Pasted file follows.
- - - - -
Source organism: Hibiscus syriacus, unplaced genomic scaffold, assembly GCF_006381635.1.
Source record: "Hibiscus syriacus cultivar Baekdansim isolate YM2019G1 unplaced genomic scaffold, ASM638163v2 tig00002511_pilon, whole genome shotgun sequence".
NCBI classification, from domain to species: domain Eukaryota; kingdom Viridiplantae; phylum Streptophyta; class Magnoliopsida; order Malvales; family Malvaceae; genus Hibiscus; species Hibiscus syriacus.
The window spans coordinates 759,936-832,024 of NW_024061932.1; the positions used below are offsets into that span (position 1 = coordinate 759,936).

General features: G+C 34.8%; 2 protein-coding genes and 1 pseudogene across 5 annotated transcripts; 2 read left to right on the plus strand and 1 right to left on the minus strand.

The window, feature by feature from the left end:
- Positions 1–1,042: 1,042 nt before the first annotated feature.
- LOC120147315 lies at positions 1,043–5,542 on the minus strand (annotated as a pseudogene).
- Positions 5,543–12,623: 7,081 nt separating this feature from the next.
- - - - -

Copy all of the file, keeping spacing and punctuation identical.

Source organism: Hibiscus syriacus, unplaced genomic scaffold, assembly GCF_006381635.1.
Source record: "Hibiscus syriacus cultivar Baekdansim isolate YM2019G1 unplaced genomic scaffold, ASM638163v2 tig00002511_pilon, whole genome shotgun sequence".
NCBI classification, from domain to species: domain Eukaryota; kingdom Viridiplantae; phylum Streptophyta; class Magnoliopsida; order Malvales; family Malvaceae; genus Hibiscus; species Hibiscus syriacus.
The window spans coordinates 759,936-832,024 of NW_024061932.1; the positions used below are offsets into that span (position 1 = coordinate 759,936).

General features: G+C 34.8%; 2 protein-coding genes and 1 pseudogene across 5 annotated transcripts; 2 read left to right on the plus strand and 1 right to left on the minus strand.

The window, feature by feature from the left end:
- Positions 1–1,042: 1,042 nt before the first annotated feature.
- LOC120147315 lies at positions 1,043–5,542 on the minus strand (annotated as a pseudogene).
- Positions 5,543–12,623: 7,081 nt separating this feature from the next.